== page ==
.....Advertisement.....
.....Advertisement.....

Today's Opinions

  • Agrees with book's view

    To the editor: Pastor Andrew Moyo has recently written a powerful book titled, “Working the Works of God.”

    One part of the book was of special interest to me. Pastor Moyo grew up, became a Christian and pastor/evangelist in the country of Uganda. He took a leading part in a great revival there in the mid 1990s.

  • Young people should show more respect

    To the editor: Generally speaking, I read the editorials with an open mind. It seems the majority of them are from readers complaining about one thing or another (politics or some issue to do with schools).

    My remarks are in response to “Reward teachers” submitted by Brenda Davis and “Remembering to respect elders” by Michael Darby. I have been a subscriber to the Beacon since April 1989 and feel that these are two of the best editorial articles in all those years.

  • Upset about animal rules

    To the editor: Re: “Agreeable animal welfare changes” article by Laura LewiseeTo say I am shocked and heartsick does not begin to express the views of myself and many others I know who are concerned about the welfare of animals.

    In my opinion, members of our state General Assembly, the Brunswick County Board of Health and Brunswick County Animal Services have taken giant steps backward.

  • Medical clinic provides worthwhile services

    Someone who hasn’t been feeling well for months visits doctor after doctor, finding none who will accept him because he has no money or insurance coverage.

    He finally finds a free clinic about 30 miles away from his home, where a family nurse practitioner examines him, realizes what’s wrong and prescribes the medicine he needs to get better.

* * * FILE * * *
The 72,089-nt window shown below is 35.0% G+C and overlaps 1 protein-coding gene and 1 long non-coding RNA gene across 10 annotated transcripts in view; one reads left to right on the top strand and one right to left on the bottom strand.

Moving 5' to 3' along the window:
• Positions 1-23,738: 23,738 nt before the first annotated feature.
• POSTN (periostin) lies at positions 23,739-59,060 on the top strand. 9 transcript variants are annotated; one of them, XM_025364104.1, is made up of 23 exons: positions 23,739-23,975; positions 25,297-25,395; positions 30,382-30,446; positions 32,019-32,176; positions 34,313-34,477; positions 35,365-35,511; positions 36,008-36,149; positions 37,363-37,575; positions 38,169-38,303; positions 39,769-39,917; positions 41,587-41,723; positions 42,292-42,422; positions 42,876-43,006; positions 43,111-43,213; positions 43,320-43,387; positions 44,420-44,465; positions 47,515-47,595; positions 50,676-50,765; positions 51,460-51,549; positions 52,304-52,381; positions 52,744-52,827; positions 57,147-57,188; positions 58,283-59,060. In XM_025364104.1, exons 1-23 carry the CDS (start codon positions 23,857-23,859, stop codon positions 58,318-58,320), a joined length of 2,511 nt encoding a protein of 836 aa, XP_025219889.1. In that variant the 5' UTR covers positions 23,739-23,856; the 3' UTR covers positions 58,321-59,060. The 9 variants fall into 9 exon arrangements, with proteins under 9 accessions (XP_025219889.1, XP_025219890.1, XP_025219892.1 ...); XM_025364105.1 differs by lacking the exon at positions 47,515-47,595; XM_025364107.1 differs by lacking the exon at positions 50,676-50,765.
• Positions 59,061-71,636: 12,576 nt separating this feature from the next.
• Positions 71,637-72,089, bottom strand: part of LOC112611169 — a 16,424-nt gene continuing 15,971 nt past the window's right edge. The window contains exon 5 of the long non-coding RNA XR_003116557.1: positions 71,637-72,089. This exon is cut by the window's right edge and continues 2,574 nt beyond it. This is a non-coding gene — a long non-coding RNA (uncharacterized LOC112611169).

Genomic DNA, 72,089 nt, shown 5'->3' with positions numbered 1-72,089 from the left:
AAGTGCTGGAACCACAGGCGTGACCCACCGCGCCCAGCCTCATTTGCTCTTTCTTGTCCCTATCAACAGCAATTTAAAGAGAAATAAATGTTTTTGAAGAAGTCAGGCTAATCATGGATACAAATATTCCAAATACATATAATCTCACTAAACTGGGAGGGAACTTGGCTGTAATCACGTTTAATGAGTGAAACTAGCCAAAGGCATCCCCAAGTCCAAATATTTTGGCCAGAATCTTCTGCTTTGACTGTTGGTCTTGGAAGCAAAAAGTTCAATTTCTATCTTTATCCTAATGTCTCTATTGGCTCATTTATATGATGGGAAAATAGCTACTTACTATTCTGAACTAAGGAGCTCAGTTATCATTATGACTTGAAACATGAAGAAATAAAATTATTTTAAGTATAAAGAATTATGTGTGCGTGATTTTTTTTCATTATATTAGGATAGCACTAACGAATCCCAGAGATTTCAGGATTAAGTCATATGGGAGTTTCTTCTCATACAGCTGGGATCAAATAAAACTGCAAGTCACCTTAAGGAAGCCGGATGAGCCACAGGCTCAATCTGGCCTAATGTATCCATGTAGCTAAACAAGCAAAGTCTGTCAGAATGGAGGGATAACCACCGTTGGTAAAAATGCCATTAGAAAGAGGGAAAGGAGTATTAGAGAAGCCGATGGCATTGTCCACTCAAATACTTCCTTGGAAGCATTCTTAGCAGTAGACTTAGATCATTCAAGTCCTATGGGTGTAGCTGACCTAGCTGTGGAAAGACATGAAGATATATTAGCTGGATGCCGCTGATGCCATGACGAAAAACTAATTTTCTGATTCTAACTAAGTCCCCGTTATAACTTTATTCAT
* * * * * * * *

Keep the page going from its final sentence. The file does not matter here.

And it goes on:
• Drug court, policing programs good for county

    For many petty criminals, life on the wrong side of the law is often spurred by bad choices directly associated with drug and alcohol addiction.

    Sending those violators directly to jail, without rehabilitation plans, including a strong drug and alcohol recovery program, can do little to help many who, when out on the streets again, return to the same behaviors that put them in jail.

  • Quality customer service is key to attracting, retaining business

    After more than a year of not seeing friends and loved ones in Canada, I was excited recently when a week away from work gave me to chance to fly north to reconnect.

    Waking at 4 a.m., I set out on my adventure to fly several thousand miles and end up in a time zone two hours behind where I started. The flights were uneventful. The layover times were just enough.

    After landing on time at my Canadian destination, I breezed through Customs and patiently waited for my luggage to be unloaded, spin down the rotating conveyor belt and send me on my way.

  • The face of substance abuse may be more familiar than you thought

    Ever wondered what a drug addict looks like? Think you could spot an alcoholic just by looking at them?

    It might not be what you expect.

    It’s not like the movies, and it’s not a problem only facing inner cities or big metropolitan areas. It doesn’t exist solely in dingy, dark alleyways.

    The drug problem, as it has been vaguely dubbed, affects people from all walks of life—it’s not about black or white, rich or poor. It’s about people.

  • Candidates aren't perfect, but they can be positive

    I realize no person is perfect. Keeping that in mind, we cannot expect to have a political candidate who is without flaw.

    Every person has flaws. The ability to recognize your own shortcomings and address them is what makes someone a great leader.

    Earlier this week, the Beacon received a phone call about some “chickens” at the Brunswick County Courthouse. These “chickens” were there to greet Rep. Mike McIntyre as he attempted to address the issues of his constituents at a community forum.